Block parties were a big part of the neighborhood. Glen Gochal sent in these shots of a Lincoln Avenue block party in 1971, between Ridgewood and Fulton.
The second set from Glen includes a nice wide shot on the left, lots of little kids in the picture. Anyone recognize themselves?.
Vinnie Sanzillo sent in these shots taken around 1972. The first is in the I.S. 171 schoolyard facing Lincoln Avenue, and the second is of Max's Furniture store on Fulton Street between Nichols and Elderts Lane.
Atlantic and Autumn, 1913
A reminder that we feature Atlantic Avenue on their own pages in Zone 5 and Zone 6. Two more from the Brian Merlis Collection, you will notice Autumn Ave. was known as Railroad Avenue at the time. Note the pedestrian crossing was underground. On the view north, you can see a sign advertising "5 1/2 Miles to Abraham and Strauss". I also believe that is 171 in the distance on the right.
Mike McGrath helps fill in a blank for us- we were missing shots of Grant Avenue. Mike explains, " In this shot from 1967, my home (212) is to the left. Yes, our building adjoined a lot that had been left undeveloped. If there were similar situations to this elsewhere in Cypress Hills, I don't remember them. Every once in a great while, the property's owner, Mr. Martin, would appear, unlock both fences, and drive through the lot to a solidly-built garage, inside which he would busy himself with... who knows? On this day, we kids had put together a carnival to raise money for MDA. Over the rooftops, and across Nichols Avenue, can be seen IS 171." Mike also supplied a 2009 shot, I believe these houses were built within the last year or so.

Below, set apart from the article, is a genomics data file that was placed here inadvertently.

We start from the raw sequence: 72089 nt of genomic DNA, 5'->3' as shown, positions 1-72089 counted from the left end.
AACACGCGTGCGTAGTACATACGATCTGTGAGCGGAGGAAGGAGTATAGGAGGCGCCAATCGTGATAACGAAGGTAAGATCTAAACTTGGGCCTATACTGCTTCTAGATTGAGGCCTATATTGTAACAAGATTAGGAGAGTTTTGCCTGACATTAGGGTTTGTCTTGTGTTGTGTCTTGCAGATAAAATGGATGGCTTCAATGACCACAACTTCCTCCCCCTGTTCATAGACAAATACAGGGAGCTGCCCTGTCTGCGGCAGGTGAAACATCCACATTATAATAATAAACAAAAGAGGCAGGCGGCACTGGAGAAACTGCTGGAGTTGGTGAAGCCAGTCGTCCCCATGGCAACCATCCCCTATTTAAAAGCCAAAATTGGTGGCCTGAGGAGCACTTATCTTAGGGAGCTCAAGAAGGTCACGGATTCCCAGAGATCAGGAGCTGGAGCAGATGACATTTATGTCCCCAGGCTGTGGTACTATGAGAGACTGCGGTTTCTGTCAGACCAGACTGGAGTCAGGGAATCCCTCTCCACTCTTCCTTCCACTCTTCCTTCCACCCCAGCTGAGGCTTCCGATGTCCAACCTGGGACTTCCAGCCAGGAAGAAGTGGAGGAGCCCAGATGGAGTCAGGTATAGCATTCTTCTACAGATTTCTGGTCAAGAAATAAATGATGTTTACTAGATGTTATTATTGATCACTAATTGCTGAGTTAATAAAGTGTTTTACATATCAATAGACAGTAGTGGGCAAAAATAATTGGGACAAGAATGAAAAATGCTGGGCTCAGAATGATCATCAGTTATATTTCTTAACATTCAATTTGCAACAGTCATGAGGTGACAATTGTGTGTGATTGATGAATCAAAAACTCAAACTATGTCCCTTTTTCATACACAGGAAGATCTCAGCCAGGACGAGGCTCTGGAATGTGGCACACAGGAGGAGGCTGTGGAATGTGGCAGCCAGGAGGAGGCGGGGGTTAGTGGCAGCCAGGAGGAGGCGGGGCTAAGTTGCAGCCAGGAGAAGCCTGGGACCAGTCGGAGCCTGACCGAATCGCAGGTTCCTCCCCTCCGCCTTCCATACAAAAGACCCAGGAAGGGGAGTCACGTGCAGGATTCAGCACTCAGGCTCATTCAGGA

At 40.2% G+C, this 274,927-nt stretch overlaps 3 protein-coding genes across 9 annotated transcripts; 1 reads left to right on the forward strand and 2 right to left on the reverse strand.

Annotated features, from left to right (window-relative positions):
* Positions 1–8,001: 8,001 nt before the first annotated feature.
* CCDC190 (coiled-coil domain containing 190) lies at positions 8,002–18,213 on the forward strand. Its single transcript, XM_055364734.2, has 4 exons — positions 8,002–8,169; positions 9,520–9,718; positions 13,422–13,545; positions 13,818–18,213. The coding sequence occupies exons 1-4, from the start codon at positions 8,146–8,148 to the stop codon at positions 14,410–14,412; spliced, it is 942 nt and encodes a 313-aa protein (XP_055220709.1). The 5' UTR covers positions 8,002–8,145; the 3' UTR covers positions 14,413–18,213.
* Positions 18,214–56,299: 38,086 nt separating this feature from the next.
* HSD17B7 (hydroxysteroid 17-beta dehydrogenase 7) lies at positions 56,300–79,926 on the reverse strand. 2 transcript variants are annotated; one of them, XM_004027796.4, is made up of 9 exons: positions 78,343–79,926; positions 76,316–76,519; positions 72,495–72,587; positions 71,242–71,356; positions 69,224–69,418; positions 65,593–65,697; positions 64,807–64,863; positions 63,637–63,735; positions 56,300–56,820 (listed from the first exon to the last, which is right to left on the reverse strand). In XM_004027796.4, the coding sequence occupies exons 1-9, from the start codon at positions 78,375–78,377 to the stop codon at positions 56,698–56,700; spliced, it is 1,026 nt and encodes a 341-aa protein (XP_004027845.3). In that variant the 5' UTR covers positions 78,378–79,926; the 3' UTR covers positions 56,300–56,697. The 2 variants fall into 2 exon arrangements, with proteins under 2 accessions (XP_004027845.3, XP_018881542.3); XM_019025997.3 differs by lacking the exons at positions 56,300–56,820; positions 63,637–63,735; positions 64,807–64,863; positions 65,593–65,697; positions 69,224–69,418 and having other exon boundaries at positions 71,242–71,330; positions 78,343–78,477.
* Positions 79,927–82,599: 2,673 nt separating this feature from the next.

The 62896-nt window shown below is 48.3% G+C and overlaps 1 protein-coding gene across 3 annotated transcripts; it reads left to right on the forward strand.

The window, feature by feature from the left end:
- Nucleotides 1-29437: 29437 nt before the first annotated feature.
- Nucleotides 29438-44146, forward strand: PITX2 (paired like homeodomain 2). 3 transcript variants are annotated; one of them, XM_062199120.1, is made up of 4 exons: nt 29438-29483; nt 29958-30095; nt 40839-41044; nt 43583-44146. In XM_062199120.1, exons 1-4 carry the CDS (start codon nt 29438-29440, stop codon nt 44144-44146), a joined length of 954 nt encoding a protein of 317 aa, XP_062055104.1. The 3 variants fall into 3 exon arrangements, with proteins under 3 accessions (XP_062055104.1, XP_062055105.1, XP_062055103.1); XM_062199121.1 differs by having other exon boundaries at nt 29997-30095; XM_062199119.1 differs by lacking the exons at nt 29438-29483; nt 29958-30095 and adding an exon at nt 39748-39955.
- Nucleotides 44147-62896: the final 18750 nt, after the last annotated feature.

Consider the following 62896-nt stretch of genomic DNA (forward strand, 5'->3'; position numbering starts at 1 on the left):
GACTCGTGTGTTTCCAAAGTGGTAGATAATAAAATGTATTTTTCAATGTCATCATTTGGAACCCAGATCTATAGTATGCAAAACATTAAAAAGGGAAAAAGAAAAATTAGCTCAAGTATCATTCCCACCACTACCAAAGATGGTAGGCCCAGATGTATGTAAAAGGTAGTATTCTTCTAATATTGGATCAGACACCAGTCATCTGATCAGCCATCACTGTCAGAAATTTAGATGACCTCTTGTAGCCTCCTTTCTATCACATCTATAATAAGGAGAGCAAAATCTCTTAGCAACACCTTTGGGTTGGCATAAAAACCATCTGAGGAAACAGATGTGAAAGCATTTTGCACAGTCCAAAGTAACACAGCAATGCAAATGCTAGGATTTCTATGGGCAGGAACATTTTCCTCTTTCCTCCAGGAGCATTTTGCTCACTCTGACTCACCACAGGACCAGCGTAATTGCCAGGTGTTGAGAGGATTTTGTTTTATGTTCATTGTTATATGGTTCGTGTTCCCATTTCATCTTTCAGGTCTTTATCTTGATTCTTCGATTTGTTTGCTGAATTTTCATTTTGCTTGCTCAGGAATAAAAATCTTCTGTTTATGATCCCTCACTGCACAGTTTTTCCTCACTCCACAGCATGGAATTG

Mike McGrath sends some shots of Grant Avenue, taken in 1972. He IDs Steve Kaponyas in the shot on the left, and on the right, Louis Surico holding the football and Mike Mallon behind him, noting the alleyway and his house are in the background.
Mike also sent this 1972 view looking north to Ridgewood Avenue. It appears the garbage truck is creating a roadblock. Mike noted the building at the end of the block on the left housed an American Legion Post. Site fan Jon Schmidt first brought that post to my attention- it was the Elmer J. Bennett Post, and his grandfather was a member. Jon recalls it had a last man standing club from WWI and also a Fife and Drum Corp that played at Ebbetts Field. We're still looking for more info on that Post if anyone has it.
Mike's picture prompted me to post a Grant Ave. mini-mystery. In the 1908 map on the left (turned sideways, north is to the right), we see a Richards Lane once existed behind the houses on the west side of Grant between O'Brien Place and Etna. (Liberty Street on that map is now Karweg- Jon Schmidt recalls that one block stretch was their wiffleball/stickball/touch football field). The 2009 aerial view, oriented with Grant Avenue on the right, shows the existence of that lane which now appears to be a driveway to multiple garages. I wonder what the story was behind that lane.
Grant Avenue, Cypress Hills
This was tricky to spot. The view is south towards Atlantic Avenue from the top of the block near Fulton Street.